The 1938 stock operated on the London Underground until 1988, there was a total of 1,121 carriages constructed by two contractors, Metro-Cammell and the Birmingham Railway Carriage and Wagon, with an additional 167 carriages, 91 newly constructed and 76 conversions, subsequently joining the fleet. These operated on the Bakerloo, Central, Northern and Piccadilly lines during their long lives.
The numbering of the 1938 stock is:
90324 - 90333
91324 - 91333
92029 - 92058
12059 - 12157
12409 - 12411
12422 - 12446
092389 - 092408
012412 - 012421
012467 - 012476
Use on different lines
The 1938 stock was primarily intended for use on the Northern and Bakerloo lines, with an additional seven trains being used on the Piccadilly line. The stock was commissioned by the London Transport Passenger Board (LTPB) under the New Works Programme between 1935 and 1940.
The Northern line received the 1938 stock for use on its new extensions to High Barnet and Mill Hill East and was exclusively served by the 1938 and 1949 stock. However, the trains where showing their age by the late 1960s and the first withdrawals from the Northern line began in the early 1970s with the introduction of the 1972 stock. There where 21 carriages which where scrapped because of the damage they had sustained from a collision, the last 1938 stock in passenger service ran on 14 April 1978. The 1938 stock returned to the Northern line in 1986 when five complete seven-carriage refurbished trains where transferred from the Bakerloo line to boast stock numbers because of rising passenger numbers, these operated until 19 May 1988.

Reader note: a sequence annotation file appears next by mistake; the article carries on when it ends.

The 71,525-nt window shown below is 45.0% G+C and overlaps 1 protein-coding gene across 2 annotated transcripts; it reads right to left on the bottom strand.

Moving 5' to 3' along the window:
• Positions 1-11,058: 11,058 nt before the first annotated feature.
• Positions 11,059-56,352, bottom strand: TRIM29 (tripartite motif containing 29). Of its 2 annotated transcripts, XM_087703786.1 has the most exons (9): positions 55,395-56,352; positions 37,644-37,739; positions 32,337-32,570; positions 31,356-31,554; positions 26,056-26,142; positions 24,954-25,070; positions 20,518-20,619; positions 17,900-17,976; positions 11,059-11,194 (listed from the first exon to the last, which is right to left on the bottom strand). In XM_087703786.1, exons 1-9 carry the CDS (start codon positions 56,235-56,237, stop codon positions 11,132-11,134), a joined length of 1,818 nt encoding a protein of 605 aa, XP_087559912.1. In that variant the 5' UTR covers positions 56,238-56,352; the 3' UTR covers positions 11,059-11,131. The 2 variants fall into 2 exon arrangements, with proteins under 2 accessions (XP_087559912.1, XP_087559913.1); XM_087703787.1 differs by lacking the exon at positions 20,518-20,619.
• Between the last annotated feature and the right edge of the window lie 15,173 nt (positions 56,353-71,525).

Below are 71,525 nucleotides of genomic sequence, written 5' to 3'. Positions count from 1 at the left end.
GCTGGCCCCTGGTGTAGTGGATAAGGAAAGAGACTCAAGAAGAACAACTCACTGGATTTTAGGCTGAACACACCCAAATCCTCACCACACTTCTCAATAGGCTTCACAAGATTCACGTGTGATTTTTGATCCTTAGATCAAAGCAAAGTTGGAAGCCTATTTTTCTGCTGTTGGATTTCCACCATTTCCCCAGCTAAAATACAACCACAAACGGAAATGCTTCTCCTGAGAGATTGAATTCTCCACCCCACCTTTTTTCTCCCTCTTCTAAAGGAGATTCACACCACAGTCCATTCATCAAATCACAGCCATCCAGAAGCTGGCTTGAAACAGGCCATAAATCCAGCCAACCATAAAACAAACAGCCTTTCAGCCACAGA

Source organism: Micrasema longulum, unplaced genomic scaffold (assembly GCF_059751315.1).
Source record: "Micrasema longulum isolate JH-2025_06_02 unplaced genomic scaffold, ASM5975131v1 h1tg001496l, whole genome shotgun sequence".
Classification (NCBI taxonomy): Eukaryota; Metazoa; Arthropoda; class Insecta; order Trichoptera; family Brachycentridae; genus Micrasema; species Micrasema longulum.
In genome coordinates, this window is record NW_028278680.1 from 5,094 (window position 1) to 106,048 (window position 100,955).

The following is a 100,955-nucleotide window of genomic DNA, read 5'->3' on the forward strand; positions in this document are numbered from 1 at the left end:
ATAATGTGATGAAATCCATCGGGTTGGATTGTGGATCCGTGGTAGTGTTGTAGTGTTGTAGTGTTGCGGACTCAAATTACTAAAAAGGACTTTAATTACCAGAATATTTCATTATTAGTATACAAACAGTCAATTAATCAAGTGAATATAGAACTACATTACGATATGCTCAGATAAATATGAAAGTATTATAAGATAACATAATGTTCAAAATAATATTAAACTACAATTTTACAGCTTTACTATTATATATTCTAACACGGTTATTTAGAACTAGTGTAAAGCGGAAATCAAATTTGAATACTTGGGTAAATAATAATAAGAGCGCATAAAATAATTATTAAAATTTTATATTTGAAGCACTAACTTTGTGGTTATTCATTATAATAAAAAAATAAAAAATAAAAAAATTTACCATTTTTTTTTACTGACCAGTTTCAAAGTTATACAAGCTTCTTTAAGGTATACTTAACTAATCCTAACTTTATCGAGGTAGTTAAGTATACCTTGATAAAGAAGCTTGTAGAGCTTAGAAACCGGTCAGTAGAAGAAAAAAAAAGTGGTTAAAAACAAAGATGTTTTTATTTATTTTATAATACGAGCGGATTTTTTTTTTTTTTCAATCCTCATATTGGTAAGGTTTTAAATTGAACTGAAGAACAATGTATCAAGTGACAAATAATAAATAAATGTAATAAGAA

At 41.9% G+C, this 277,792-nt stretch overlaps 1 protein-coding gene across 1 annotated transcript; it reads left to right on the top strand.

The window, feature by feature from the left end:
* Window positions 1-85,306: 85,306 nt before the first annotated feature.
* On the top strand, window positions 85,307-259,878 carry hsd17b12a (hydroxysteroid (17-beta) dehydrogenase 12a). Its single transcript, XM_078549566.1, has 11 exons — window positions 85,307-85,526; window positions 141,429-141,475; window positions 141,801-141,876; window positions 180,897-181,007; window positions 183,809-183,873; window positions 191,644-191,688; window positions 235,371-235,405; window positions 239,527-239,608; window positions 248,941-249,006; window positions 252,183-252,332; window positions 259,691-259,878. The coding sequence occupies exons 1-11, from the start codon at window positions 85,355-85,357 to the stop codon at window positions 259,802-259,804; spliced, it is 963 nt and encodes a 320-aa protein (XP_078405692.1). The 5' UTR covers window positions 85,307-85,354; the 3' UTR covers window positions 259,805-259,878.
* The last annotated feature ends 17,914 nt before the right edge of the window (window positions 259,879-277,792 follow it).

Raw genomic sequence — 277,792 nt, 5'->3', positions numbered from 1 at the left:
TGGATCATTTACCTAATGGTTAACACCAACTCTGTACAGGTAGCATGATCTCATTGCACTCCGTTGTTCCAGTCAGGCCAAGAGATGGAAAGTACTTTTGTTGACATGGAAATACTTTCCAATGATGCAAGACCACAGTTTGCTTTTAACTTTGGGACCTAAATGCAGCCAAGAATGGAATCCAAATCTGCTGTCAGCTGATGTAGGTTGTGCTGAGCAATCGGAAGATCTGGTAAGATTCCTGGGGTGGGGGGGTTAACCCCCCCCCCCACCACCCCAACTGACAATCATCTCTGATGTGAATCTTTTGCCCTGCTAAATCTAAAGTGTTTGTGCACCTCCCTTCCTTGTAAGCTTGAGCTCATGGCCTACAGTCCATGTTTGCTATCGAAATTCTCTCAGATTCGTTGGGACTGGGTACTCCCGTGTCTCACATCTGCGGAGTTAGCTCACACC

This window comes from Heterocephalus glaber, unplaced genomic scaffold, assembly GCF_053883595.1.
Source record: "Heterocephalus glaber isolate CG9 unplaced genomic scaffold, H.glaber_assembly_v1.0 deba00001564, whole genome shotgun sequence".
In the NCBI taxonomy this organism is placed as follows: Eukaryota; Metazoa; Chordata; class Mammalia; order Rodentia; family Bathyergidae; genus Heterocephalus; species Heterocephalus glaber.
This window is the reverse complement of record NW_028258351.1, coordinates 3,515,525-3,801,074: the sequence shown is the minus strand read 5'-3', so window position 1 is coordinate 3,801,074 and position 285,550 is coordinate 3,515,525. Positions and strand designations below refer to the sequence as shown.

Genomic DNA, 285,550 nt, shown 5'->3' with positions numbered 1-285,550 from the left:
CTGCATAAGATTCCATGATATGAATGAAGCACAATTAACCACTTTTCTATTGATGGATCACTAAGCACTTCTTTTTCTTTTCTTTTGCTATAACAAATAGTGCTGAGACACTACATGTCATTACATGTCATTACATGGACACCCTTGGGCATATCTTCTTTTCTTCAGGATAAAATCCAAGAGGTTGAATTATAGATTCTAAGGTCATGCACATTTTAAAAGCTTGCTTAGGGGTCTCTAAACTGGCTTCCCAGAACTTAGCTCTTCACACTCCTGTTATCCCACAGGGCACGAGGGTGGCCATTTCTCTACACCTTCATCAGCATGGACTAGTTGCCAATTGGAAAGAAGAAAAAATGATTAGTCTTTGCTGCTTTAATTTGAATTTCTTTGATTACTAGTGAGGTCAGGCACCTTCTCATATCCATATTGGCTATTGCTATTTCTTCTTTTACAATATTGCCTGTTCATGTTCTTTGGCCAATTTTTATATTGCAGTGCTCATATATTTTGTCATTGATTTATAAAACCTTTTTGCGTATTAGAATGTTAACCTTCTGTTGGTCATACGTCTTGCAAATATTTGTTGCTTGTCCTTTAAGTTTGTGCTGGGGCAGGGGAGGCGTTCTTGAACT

The Bakerloo line received 36 seven-carriage trains from the Northern line between 1971 and 1978. The line was operating the 1972 stock in addition with the 1938 stock in the mid 1970s, however, the 1972 stock was intended to be used on the new Jubilee line, after its opening the Bakerloo line was exclusively served by the 1938 stock until the stock began to be withdrawn in 1981, by 1984 there was 16 trains remaining which where withdrawn by 1984/1985. The trains on the Bakerloo line received a 'extra heavy overhaul' which kept them in service long after their intended withdrawal date, this made the Bakerloo line the last to be served exclusively by the 1938 stock. A three-carriage train was restored to its orional appreaance in 1984, sponsered by a West End theatre agency the train became known as the 'Starlight Express' and worked on the Bakerloo line until 1985 when increasing traffic needed some of the recently withdarawn 1938 stock to boast trainnumbers as a stop-gap.
The Piccadilly line had seven 1938 stock trains which operated with the 1959 stock for much of their lives in service, these where replaced by the 1973 stock and the 1959 stock was transferred to the Northern line to replace the 1938 stock.
The East London line, today a part of the London Overground network, also saw the 1938 stock, which replaced the older Q23 stock.
The Central line received a single 1938 trailer carriage which was inserted into a 1960 stock train during the mid 1980s, this was used along the Woodford to Hainault and Epping to Ongar sections of the line. An additional unit, number 10177 which latterly was shipped to Alderney, worked on the Epping to Ongar shuttle between November 1957 and June 1960.
When the 1959 stock was approaching its life expectancy, five trains that previously worked on the Bakerloo line received a further overhaul in the mid 1980s. These where transferred to the Northern line for a further two years of service before the last passenger service on 19 May 1988.
Nine carriage trains